This question is geared more on knowing the personality that you have. Try to think of animals that are not harmful but rather exhibits good qualities that match with the type of position you are applying for.

Monday, March 3, 2014

Career Planning In Today’s Turbulent Times

What you were taught in school no longer applies to the job searching skills needed in today’s market. The rules have changed…from the resume through the interview. Don’t be caught with an “objective statement” on your resume, or asking the interviewer questions you should have researched on the web on your own. Here are some hot tips for being a savvy career planner:

1) Identify your top competencies, strengths, demonstration situations and high point stories – Different behaviors for different jobs are needed. Today there are sophisticated career planning assessments on the market to help you identify your ideal work environment. It is important for you to become very familiar with your strongest skills. Then, whether it is a resume, a job application, or a job interview, you’ll be able to articulate them succinctly and professionally.
2) Identify your competitive advantage – the single most important job search skill is your ability to communicate what you can do for a company! When the hiring manager believes that you can help solve the type of problems they face, you dramatically increase your chances of being offered the job. The fact is, companies will hire someone when they believe that the person will bring more value than they cost.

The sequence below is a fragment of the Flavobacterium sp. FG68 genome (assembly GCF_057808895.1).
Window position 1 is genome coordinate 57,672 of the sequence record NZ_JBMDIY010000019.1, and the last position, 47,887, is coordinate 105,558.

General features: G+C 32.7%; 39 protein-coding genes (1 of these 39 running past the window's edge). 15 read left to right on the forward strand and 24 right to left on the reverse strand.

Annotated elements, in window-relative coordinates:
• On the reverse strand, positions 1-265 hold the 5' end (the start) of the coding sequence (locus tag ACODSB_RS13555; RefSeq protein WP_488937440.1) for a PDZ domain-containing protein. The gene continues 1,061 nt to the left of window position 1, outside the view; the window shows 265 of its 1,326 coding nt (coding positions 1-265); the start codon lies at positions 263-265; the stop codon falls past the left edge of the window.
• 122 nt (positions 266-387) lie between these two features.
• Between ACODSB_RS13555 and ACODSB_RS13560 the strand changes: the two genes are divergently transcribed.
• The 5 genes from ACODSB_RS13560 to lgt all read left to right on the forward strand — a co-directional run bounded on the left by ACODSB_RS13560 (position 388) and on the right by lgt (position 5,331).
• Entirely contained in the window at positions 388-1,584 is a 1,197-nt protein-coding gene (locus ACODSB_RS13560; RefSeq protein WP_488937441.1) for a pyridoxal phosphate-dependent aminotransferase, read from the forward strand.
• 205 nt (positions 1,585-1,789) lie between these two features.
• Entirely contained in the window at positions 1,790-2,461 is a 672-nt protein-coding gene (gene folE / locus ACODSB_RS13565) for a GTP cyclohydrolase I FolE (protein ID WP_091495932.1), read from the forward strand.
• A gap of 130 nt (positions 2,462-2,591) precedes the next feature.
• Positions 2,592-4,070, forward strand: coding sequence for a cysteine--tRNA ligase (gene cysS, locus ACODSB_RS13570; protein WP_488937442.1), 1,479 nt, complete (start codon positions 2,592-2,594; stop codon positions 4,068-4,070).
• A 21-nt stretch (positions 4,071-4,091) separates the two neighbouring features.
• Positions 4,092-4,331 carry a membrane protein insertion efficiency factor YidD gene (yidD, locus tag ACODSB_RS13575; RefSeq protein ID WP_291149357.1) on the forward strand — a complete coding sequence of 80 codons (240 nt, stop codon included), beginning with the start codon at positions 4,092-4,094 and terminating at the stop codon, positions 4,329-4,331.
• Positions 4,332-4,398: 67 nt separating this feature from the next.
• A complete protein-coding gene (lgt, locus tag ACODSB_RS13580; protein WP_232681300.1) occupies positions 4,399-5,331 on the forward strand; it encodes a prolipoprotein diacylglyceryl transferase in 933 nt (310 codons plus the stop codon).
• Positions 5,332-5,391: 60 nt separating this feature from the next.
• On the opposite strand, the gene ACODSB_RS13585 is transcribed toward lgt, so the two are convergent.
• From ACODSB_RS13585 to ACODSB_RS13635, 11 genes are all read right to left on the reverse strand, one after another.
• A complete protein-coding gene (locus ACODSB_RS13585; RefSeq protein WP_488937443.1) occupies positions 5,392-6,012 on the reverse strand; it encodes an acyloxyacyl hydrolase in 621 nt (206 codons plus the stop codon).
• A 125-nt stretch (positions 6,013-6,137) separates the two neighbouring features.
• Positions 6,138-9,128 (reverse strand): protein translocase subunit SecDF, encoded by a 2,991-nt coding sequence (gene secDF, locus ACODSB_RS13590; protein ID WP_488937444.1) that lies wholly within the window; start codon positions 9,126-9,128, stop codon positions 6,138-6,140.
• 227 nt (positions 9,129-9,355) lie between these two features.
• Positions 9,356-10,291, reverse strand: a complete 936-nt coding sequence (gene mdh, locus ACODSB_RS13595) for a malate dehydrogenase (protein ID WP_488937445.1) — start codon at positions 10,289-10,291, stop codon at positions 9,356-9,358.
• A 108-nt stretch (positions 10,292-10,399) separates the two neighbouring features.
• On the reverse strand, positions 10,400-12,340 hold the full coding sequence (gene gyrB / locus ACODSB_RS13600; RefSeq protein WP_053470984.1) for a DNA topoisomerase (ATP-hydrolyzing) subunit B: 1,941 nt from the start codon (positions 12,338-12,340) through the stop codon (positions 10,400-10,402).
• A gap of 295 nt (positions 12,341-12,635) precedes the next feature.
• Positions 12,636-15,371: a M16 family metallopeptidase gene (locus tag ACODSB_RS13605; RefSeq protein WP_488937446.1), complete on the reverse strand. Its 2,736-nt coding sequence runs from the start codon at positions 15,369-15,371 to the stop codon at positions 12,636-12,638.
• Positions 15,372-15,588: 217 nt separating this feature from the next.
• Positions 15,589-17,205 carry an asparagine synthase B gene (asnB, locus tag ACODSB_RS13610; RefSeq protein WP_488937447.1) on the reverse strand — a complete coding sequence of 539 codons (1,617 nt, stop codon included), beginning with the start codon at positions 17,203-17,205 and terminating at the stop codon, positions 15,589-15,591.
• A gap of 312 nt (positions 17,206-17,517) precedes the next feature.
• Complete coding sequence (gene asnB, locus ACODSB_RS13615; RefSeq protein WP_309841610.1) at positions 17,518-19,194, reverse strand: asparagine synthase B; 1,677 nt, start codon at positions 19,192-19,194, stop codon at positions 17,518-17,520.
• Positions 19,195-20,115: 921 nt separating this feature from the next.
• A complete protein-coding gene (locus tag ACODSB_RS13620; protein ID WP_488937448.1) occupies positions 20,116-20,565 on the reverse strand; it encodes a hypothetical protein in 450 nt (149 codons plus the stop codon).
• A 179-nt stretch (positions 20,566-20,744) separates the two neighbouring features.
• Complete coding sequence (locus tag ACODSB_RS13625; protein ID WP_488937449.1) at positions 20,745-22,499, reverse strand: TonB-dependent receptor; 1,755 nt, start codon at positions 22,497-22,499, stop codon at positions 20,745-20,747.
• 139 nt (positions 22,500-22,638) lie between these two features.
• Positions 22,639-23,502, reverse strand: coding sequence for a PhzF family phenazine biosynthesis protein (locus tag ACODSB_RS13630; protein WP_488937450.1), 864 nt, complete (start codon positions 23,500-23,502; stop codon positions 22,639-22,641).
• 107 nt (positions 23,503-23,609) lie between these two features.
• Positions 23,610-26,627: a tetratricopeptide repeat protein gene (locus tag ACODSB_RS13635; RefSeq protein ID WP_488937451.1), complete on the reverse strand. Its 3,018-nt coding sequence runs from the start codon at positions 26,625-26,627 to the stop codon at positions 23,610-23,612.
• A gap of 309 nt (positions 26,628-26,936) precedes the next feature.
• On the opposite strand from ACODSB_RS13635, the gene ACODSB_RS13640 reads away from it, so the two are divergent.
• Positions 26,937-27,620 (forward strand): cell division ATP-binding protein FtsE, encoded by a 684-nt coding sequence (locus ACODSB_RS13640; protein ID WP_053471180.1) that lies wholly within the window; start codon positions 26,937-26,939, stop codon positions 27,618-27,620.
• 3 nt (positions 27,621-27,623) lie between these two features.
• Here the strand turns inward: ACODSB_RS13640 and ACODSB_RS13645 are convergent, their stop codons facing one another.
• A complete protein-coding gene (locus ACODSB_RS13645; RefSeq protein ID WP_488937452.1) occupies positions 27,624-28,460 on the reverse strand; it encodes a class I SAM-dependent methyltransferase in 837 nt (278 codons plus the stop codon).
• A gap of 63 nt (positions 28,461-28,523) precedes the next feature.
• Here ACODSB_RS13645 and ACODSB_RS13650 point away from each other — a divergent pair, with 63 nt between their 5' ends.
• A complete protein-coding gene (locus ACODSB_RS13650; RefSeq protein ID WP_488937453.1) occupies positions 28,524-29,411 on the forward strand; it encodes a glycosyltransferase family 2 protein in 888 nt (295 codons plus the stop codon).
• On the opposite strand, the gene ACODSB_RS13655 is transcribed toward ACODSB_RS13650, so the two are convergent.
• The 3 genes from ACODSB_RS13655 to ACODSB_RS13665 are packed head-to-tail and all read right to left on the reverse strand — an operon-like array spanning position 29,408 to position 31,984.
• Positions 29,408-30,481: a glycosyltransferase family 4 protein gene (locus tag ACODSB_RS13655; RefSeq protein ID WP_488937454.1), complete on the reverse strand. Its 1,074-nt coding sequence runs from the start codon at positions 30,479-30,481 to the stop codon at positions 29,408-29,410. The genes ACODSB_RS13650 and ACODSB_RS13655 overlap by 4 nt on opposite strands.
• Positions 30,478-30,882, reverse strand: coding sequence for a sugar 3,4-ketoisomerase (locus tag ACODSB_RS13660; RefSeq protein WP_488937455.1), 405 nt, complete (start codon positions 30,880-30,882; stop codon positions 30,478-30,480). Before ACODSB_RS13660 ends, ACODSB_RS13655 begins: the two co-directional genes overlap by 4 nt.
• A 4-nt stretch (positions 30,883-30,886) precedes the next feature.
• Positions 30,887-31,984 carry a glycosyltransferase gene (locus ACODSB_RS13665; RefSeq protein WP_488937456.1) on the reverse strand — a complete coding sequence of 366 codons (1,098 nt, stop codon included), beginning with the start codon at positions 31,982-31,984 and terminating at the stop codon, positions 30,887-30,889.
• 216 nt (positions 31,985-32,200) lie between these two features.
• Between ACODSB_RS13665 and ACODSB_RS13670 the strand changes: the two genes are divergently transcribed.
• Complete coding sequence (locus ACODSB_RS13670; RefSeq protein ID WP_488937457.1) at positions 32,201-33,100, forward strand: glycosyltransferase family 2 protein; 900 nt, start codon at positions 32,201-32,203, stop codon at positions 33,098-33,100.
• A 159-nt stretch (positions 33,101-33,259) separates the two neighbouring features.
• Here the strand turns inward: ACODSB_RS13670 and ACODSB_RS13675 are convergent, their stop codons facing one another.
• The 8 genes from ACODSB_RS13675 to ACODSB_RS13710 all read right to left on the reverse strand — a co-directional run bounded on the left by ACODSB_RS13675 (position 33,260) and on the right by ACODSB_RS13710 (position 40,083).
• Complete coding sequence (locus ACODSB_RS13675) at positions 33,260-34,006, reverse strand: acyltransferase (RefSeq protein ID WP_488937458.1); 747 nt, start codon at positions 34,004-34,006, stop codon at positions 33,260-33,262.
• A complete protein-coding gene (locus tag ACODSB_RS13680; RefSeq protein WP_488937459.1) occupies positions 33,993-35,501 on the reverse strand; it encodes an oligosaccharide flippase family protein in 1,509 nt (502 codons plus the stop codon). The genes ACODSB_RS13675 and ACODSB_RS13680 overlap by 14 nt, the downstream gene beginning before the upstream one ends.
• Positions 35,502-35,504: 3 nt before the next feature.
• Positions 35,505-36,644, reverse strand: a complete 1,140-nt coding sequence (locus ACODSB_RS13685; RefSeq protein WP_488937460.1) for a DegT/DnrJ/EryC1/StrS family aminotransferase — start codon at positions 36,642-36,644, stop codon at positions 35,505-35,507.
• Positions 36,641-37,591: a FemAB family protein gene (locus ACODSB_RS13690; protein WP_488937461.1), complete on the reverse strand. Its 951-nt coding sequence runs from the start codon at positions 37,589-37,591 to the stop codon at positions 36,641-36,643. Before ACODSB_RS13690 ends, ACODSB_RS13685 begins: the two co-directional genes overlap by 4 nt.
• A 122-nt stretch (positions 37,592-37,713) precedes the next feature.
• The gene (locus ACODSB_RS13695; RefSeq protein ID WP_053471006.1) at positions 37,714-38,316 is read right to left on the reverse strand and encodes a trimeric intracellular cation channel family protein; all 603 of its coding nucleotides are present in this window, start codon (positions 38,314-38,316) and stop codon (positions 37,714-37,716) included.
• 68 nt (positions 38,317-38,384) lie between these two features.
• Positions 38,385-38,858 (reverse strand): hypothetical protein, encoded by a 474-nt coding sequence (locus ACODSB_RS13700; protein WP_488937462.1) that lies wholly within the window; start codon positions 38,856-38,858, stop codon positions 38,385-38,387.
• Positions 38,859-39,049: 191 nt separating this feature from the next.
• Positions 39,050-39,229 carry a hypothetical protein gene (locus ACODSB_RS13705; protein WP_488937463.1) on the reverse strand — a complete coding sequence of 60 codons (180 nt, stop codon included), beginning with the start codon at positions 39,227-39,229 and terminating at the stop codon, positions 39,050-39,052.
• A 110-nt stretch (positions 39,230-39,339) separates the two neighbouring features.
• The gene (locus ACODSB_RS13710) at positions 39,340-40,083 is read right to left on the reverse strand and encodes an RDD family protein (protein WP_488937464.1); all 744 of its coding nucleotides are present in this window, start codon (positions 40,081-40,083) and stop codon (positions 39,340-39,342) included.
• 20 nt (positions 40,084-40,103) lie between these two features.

3) Selling yourself using high point stories and demonstrating your skills through examples – Your accomplishments or achievements can be identified in your demonstration situations. Using accomplishments in your letters, resumes and interviews gives a convincing picture of you in action. Employers today want do-ers. Your high point story should illustrate a contribution that you made to something that had a positive outcome.

Effective Resume Writing

Creating an effective resume is a crucial step in the career planning process. Most job seekers rush into creating a resume before they fully understand their product (themselves). A resume advertises you – it sells ability, experience, potential benefits and value. It stimulates the interest of prospective employers to find out more about you and invite you to an interview. A common myth is that a good resume will get you a job. The reality is, however, that a resume will at best interest the reader enough to want to meet you. Here are some helpful tips on writing an effective resume: